From “The Closing of the American Mind” by Allan Bloom
“In family questions, inasmuch as men were understood to be so strongly motivated by property, an older wisdom tried to attach concern for the family to that motive: the man was allowed and encouraged to regard his family as his property, so he would care for the former as he would instinctively care for the latter. This was effective, although it obviously had disadvantages from the point of view of justice. When wives and children come to the husband and father and say, “We are not your property; we are ends in ourselves and demand to be treated as such,” the anonymous observer cannot help being impressed. But the difficulty comes when wives and children further demand that the man continue to care for them as before, just when they are giving an example of caring for themselves. They object to the father’s flawed motive and ask that it be miraculously replaced by a pure one, of which they wish to make use for their own ends. The father will almost inevitably constrict his quest for property, cease being a father and become a mere man again, rather than turning into a providential God, as others ask him to be.”
He’s also not saying we should go back to the idea of women and children as property, but he has a point. They system worked in its way. It satisfied one natural need and we can’t just discard it like rubbish and expect to have the same outcomes of secure families. I guess what people think is that secure family attachments aren’t necessary. Mother’s aren’t exactly necessary to children to grow up in the world and become functioning citizens. Father’s aren’t necessary. It all seems so bizarre to me really because I’m a Mother and Wife. I don’t feel owned by my husband as property. I feel protected and respected for my role in our family. I don’t think my husband feels used as a provider of income. I feel like we work as a team. Hmm…Something is wrong in this world, though. Families aren’t the strength they used to be. We keep the older generation out of the current and the younger generation away from the home. Husbands and wives act as independent machines. It all seems to be going nowhere and no one is happy anymore.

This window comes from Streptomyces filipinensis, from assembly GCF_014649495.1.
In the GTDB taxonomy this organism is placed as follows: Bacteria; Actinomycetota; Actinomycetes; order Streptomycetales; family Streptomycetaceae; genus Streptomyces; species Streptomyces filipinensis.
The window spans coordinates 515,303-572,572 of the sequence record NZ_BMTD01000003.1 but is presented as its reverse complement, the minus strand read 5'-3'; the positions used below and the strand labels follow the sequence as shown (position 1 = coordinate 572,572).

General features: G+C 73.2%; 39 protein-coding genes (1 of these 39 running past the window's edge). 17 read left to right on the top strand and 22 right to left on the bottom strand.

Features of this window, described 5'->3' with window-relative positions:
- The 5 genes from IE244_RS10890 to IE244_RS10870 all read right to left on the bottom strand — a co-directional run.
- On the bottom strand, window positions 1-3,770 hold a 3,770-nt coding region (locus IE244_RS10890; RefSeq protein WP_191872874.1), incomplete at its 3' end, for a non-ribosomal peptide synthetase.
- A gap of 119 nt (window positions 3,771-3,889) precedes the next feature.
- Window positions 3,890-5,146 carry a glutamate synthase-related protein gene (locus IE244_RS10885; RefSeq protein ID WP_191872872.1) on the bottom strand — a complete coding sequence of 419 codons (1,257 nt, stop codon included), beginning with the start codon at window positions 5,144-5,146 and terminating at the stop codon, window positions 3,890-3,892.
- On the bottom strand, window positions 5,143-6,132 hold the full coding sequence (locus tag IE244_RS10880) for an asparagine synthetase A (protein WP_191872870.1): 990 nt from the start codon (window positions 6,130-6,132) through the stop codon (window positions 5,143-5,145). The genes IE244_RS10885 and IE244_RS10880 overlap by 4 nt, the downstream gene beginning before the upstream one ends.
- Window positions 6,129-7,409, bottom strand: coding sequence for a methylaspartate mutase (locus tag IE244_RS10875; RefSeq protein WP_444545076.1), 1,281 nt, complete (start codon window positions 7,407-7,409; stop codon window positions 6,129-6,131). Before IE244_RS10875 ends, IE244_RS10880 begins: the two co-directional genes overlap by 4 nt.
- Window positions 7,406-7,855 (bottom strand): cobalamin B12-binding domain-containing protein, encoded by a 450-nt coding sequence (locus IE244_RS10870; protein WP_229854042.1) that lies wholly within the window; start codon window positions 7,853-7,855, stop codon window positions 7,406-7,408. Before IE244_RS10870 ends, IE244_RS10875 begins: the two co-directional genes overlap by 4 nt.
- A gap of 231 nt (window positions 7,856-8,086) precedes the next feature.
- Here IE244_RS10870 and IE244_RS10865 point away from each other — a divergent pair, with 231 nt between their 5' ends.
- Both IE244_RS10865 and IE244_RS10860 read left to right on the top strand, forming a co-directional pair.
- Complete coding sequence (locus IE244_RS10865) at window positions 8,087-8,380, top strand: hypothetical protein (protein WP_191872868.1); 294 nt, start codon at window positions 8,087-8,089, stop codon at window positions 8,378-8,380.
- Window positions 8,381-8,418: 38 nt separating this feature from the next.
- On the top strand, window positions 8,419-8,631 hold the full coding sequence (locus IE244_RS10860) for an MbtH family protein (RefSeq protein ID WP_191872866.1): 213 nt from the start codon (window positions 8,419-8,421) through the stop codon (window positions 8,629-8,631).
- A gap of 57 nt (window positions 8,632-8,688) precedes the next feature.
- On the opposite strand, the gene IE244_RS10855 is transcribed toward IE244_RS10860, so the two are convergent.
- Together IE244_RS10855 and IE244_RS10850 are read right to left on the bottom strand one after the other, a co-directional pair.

This chapter has been very good to read. There is a lot about the equality of men and women, how things have changed (up until the late 80’s when this was written), and the political/social forces behind the change. Reading it I wonder if things are different now in the colleges and universities. Are entering students worse or better off? From what I see around me, I think it’s worse or at least things have run the natural course they were taking 30 years ago.
What will happen to humanity if we keep insisting that biology doesn’t exist and that we must all be independent citizens of a state instead of interdependent members of a family? It brings to mind the other book I’m reading at the moment, “Kallocain” by Karin Boye. The family situation in that dystopian novel is frightening.